Peter Ferrara: Are Overdue Reports Concealing ObamaCare Impact On Medicare?


ACRU Staff


July 20, 2010

ACRU General Counsel Peter Ferrara wrote a column appearing on on July 6, 2010.

Every year, the Annual Report of the Social Security Board of Trustees comes out between mid-April and mid-May. Now it’s July, and there’s no sign of this year’s report. What is the Obama administration hiding?

The annual report includes detailed information about Social Security and its financing over the next 75 years, produced by the Office of the Actuary of the Social Security Administration.

The Congressional Budget Office reported last week in its Long Term Budget Outlook that Social Security was already running a deficit this year. According to last year’s Social Security Trustees Report, that was not supposed to happen until 2015, with the trust fund to run out completely by 2037.

With the disastrous Obama economy, the great Social Security surplus that started in the Reagan administration is gone completely.

Every year, the federal government has been raiding the Social Security trust funds to take that annual surplus and spend it on the rest of the federal government’s runaway spending, leaving the trust funds only with IOUs backed by nothing but politicians’ promise to pay it back when it’s needed. Now even that annual surplus is gone. How soon will the trust funds run out completely now?

President Obama keeps telling us a fairy tale that he saved us from another Great Depression. But he is actually leading us into another Depression.

The National Bureau of Economic Research scores the recession as officially starting in December 2007. Thirty-one months later, with unemployment still near 10% and the work force still declining, the NBER says it still cannot determine an official end to the recession.

The longest recession since World War II previously was 16 months, with the average being 10 months. By next month, it will be twice as long as the previous postwar record since the latest recession started. The markets echoed by many pundits are now suggesting a renewed double-dip downturn may be starting, with the comprehensive Obama tax rate increases next year poised to pour napalm on this developing bonfire.

How soon will the trust funds run out with this utter failure of 1930s-style Obamanomics?

The implications for Social Security aren’t what the Obama administration is hiding by delaying the annual trustees reports. Those annual reports also include information regarding Medicare over the next 75 years. What the administration is trying to hide are sweeping draconian cuts to Medicare resulting from the ObamaCare legislation, which the annual report will document.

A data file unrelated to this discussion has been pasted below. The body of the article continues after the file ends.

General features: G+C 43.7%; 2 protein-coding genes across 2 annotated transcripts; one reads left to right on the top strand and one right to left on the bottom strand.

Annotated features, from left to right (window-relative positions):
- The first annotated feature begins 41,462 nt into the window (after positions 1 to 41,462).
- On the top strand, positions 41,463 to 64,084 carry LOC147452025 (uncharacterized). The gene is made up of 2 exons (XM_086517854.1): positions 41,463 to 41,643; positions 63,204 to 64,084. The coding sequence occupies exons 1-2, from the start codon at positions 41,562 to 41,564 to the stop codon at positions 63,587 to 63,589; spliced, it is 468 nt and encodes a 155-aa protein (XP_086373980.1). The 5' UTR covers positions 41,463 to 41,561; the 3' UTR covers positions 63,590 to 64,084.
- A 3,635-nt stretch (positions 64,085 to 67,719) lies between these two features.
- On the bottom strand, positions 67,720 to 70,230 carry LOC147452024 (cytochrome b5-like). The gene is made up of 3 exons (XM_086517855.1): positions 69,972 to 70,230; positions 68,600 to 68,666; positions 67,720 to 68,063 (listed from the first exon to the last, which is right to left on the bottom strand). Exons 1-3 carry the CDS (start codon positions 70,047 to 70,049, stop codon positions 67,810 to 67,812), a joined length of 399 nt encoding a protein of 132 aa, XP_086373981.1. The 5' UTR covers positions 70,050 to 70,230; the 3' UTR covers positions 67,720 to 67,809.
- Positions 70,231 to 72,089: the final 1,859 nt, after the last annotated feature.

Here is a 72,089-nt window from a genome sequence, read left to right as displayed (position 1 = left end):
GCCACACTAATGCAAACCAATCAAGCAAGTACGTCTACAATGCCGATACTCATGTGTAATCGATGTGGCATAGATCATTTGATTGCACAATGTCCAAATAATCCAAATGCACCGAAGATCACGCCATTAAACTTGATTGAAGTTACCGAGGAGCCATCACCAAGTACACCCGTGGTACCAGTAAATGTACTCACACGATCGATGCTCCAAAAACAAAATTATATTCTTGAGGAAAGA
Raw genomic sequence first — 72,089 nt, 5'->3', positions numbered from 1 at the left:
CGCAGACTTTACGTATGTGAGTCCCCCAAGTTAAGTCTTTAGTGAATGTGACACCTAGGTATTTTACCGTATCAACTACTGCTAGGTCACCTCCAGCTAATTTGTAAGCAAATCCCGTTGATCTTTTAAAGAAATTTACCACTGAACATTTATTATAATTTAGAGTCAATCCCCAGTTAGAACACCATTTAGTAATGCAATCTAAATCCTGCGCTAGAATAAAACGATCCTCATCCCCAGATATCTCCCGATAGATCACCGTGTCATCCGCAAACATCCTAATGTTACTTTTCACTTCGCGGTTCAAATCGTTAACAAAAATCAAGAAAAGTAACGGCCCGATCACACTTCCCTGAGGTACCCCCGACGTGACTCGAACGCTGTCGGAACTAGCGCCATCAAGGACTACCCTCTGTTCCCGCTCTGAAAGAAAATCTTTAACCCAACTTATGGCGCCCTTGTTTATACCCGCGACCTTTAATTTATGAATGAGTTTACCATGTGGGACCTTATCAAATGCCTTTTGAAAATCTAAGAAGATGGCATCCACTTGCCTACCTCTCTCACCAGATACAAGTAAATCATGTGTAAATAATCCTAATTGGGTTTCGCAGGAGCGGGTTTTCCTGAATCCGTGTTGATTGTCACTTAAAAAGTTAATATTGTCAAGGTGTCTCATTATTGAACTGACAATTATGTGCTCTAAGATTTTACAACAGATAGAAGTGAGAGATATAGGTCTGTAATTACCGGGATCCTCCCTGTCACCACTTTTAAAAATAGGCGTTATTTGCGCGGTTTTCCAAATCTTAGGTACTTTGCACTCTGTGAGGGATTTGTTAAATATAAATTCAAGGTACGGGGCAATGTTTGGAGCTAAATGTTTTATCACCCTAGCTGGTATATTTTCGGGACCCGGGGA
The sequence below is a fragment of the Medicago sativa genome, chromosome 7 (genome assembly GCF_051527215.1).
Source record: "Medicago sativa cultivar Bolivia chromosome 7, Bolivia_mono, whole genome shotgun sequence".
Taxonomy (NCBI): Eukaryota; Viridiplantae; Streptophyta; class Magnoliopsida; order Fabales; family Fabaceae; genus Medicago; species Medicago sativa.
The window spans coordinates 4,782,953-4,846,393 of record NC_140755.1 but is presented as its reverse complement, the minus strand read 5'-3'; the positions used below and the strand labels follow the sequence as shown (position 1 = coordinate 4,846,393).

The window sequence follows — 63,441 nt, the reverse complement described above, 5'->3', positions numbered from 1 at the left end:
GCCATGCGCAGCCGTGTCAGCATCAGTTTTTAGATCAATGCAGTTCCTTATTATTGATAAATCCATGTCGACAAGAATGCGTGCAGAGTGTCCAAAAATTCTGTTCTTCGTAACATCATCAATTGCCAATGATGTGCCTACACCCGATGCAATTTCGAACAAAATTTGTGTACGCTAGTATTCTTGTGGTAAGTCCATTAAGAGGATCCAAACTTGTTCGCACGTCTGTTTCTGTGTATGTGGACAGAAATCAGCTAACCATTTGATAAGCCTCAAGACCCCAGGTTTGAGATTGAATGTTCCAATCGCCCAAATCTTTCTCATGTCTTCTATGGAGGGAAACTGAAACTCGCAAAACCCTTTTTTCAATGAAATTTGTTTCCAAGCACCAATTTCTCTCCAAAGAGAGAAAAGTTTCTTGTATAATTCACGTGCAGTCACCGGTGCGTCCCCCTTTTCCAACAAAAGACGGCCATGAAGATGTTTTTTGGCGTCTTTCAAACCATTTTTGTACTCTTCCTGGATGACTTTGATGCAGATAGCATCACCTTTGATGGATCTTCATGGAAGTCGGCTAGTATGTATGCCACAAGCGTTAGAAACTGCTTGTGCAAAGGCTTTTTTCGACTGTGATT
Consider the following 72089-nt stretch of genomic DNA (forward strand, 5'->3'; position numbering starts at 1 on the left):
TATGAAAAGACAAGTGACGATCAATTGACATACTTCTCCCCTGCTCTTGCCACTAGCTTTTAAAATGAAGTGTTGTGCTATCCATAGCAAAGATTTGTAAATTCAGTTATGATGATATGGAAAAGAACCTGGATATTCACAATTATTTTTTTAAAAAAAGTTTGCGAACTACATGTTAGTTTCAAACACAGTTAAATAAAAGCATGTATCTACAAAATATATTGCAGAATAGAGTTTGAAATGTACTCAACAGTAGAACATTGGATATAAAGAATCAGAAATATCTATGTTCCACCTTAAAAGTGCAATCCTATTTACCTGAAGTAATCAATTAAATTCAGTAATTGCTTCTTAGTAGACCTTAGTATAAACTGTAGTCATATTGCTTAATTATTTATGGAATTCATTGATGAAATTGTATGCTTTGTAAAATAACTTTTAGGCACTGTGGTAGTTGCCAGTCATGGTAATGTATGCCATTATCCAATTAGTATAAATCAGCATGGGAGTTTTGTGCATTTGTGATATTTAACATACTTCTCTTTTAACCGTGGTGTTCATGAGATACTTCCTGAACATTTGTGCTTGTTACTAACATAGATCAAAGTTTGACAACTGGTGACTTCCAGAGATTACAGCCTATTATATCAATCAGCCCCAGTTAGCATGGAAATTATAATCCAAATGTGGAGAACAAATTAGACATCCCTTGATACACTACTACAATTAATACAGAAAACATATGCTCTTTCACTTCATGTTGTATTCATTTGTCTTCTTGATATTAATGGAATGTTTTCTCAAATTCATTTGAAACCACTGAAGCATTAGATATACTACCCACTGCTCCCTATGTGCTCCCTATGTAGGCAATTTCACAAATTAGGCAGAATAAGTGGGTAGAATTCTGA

The administration is trying to delay the report until mid-August, when it’s hoping the country will be on vacation and won’t notice. Or maybe the delay is because the White House is trying to bludgeon the chief actuaries for Medicare and Social Security into fudging the numbers.

Those chief actuaries are dedicated, career professionals who have worked their way up the bureaucracy over decades.

During the Reagan administration, the congressional Democrat majorities and the New York Times made clear to us that tampering with the work of the government’s career professionals, let alone the career number crunchers, would be grounds for impeachment.

I’m not certain the rule of law applies to this administration, where the Justice Department cites “payback time” as its reason for not prosecuting Black Panther Voting Rights Act violations.

The CBO confessed to $500 billion in Medicare cuts in the first 10 years of Obama-Care alone. Based on those calculations, the minority staff of the Senate Budget Committee estimated the Medicare cuts as $800 billion in the first 10 years of implementation and $2.9 trillion over the first 20 years of ObamaCare. Truthful annual trustees reports would further document these cuts.

These draconian Medicare cuts are primarily how the president got his claims that ObamaCare would reduce the deficit by over $100 billion over the first 10 years, and a trillion dollars over the next 10 years. The cuts involve slashing payments to doctors and hospitals for the medical care they provide to seniors, and decimating the private option Medicare Advantage program that close to one-fourth of seniors have chosen for their coverage because it gives them a better deal.

Such Medicare cuts would create havoc and chaos in health care for seniors. Doctors, hospitals, surgeons and specialists providing critical care to the elderly will shut down and disappear in much of the country, and others would stop serving Medicare patients. If the government is not going to pay, seniors are not going to get the medical treatment they expect.

Yes, Medicare is more than bankrupt over the long run and needs a fundamental overhaul. But the answer is not to tell seniors their guaranteed benefits will not be cut while the government refuses to pay doctors and hospitals for their care.

Nor is it to decimate Medicare Advantage, which instead should be expanded to all of Medicare. Nor is it to trash Medicare and use the money for a whole new entitlement instead, which is what ObamaCare does.



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